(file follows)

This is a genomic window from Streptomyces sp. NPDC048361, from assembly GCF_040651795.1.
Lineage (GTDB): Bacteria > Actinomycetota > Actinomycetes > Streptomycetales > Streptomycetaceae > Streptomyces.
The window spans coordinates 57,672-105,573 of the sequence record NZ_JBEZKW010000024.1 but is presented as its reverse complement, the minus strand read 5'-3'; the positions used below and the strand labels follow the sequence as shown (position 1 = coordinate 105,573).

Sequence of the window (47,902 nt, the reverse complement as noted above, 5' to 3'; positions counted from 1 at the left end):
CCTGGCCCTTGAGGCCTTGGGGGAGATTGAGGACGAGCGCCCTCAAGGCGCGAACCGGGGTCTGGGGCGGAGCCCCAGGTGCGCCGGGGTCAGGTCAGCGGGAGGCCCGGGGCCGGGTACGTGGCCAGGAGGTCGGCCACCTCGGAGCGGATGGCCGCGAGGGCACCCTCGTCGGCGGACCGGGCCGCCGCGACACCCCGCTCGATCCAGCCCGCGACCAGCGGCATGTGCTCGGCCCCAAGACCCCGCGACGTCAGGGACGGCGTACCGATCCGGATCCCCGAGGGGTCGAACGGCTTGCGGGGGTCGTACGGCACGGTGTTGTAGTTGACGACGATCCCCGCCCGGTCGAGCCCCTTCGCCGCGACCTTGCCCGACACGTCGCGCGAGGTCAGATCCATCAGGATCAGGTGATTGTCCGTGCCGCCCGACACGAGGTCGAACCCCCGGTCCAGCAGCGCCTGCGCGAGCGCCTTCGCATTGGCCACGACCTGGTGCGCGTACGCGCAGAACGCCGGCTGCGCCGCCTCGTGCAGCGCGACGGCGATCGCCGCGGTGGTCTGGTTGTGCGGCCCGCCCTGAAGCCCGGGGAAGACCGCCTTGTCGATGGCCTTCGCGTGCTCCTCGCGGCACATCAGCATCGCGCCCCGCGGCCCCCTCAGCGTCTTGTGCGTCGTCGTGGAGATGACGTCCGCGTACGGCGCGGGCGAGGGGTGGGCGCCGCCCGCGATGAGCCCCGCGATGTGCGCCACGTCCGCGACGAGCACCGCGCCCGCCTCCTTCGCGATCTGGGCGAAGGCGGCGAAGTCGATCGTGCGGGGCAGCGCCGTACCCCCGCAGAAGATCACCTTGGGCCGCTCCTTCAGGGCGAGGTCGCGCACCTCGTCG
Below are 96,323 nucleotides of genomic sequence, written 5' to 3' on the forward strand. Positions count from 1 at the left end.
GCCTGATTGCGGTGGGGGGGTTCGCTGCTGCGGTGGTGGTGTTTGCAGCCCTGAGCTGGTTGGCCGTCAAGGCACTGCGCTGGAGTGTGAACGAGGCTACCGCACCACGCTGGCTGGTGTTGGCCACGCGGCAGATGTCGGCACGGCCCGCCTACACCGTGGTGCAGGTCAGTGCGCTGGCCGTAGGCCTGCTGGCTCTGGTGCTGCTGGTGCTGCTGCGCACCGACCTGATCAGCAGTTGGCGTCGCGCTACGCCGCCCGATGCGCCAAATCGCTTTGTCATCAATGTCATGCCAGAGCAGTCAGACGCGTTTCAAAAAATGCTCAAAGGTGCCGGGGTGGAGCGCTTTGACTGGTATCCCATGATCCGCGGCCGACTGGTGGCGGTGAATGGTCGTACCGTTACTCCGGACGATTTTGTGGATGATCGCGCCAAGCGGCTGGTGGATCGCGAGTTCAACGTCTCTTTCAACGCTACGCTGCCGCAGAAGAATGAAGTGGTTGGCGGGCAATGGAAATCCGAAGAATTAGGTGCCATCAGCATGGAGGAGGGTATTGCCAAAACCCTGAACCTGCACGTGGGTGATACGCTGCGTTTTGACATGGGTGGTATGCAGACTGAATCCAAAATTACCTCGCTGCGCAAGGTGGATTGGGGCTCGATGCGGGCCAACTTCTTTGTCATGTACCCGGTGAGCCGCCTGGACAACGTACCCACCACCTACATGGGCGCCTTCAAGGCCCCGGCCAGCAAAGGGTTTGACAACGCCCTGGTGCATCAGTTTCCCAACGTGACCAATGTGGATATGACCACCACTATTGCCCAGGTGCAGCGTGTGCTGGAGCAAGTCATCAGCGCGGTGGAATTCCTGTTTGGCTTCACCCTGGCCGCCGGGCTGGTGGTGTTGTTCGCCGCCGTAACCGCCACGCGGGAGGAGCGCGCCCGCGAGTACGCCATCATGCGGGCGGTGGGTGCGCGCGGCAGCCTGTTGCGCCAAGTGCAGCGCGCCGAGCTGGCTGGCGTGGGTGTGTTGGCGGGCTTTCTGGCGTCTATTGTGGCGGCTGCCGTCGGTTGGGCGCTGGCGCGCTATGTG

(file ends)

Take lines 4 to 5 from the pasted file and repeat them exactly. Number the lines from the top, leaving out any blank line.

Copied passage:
Sequence of the window (47,902 nt, the reverse complement as noted above, 5' to 3'; positions counted from 1 at the left end):
CCTGGCCCTTGAGGCCTTGGGGGAGATTGAGGACGAGCGCCCTCAAGGCGCGAACCGGGGTCTGGGGCGGAGCCCCAGGTGCGCCGGGGTCAGGTCAGCGGGAGGCCCGGGGCCGGGTACGTGGCCAGGAGGTCGGCCACCTCGGAGCGGATGGCCGCGAGGGCACCCTCGTCGGCGGACCGGGCCGCCGCGACACCCCGCTCGATCCAGCCCGCGACCAGCGGCATGTGCTCGGCCCCAAGACCCCGCGACGTCAGGGACGGCGTACCGATCCGGATCCCCGAGGGGTCGAACGGCTTGCGGGGGTCGTACGGCACGGTGTTGTAGTTGACGACGATCCCCGCCCGGTCGAGCCCCTTCGCCGCGACCTTGCCCGACACGTCGCGCGAGGTCAGATCCATCAGGATCAGGTGATTGTCCGTGCCGCCCGACACGAGGTCGAACCCCCGGTCCAGCAGCGCCTGCGCGAGCGCCTTCGCATTGGCCACGACCTGGTGCGCGTACGCGCAGAACGCCGGCTGCGCCGCCTCGTGCAGCGCGACGGCGATCGCCGCGGTGGTCTGGTTGTGCGGCCCGCCCTGAAGCCCGGGGAAGACCGCCTTGTCGATGGCCTTCGCGTGCTCCTCGCGGCACATCAGCATCGCGCCCCGCGGCCCCCTCAGCGTCTTGTGCGTCGTCGTGGAGATGACGTCCGCGTACGGCGCGGGCGAGGGGTGGGCGCCGCCCGCGATGAGCCCCGCGATGTGCGCCACGTCCGCGACGAGCACCGCGCCCGCCTCCTTCGCGATCTGGGCGAAGGCGGCGAAGTCGATCGTGCGGGGCAGCGCCGTACCCCCGCAGAAGATCACCTTGGGCCGCTCCTTCAGGGCGAGGTCGCGCACCTCGTCG